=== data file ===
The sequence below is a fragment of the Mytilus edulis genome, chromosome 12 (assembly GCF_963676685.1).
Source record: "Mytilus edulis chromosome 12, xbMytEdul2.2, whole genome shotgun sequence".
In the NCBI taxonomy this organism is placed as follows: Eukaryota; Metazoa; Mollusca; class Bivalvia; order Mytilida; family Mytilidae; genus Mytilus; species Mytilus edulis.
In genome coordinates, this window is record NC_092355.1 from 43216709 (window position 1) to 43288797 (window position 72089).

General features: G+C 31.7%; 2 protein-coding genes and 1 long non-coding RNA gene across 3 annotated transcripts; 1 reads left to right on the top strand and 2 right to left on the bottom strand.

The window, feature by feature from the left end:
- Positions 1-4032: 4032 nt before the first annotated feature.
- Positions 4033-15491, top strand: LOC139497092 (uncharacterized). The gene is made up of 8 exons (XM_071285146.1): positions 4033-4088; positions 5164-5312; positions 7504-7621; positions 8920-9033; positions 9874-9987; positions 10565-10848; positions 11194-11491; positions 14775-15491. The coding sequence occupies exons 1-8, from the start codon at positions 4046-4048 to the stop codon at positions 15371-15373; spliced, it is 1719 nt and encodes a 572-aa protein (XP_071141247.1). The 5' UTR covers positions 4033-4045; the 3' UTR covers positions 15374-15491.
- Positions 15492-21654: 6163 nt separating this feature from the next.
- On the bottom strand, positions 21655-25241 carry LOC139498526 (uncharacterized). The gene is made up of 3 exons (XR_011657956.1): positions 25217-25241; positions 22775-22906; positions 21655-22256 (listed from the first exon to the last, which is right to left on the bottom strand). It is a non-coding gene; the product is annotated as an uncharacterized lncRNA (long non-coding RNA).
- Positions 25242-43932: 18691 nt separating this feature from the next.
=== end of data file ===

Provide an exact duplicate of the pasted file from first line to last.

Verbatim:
The sequence below is a fragment of the Mytilus edulis genome, chromosome 12 (assembly GCF_963676685.1).
Source record: "Mytilus edulis chromosome 12, xbMytEdul2.2, whole genome shotgun sequence".
In the NCBI taxonomy this organism is placed as follows: Eukaryota; Metazoa; Mollusca; class Bivalvia; order Mytilida; family Mytilidae; genus Mytilus; species Mytilus edulis.
In genome coordinates, this window is record NC_092355.1 from 43216709 (window position 1) to 43288797 (window position 72089).

General features: G+C 31.7%; 2 protein-coding genes and 1 long non-coding RNA gene across 3 annotated transcripts; 1 reads left to right on the top strand and 2 right to left on the bottom strand.

The window, feature by feature from the left end:
- Positions 1-4032: 4032 nt before the first annotated feature.
- Positions 4033-15491, top strand: LOC139497092 (uncharacterized). The gene is made up of 8 exons (XM_071285146.1): positions 4033-4088; positions 5164-5312; positions 7504-7621; positions 8920-9033; positions 9874-9987; positions 10565-10848; positions 11194-11491; positions 14775-15491. The coding sequence occupies exons 1-8, from the start codon at positions 4046-4048 to the stop codon at positions 15371-15373; spliced, it is 1719 nt and encodes a 572-aa protein (XP_071141247.1). The 5' UTR covers positions 4033-4045; the 3' UTR covers positions 15374-15491.
- Positions 15492-21654: 6163 nt separating this feature from the next.
- On the bottom strand, positions 21655-25241 carry LOC139498526 (uncharacterized). The gene is made up of 3 exons (XR_011657956.1): positions 25217-25241; positions 22775-22906; positions 21655-22256 (listed from the first exon to the last, which is right to left on the bottom strand). It is a non-coding gene; the product is annotated as an uncharacterized lncRNA (long non-coding RNA).
- Positions 25242-43932: 18691 nt separating this feature from the next.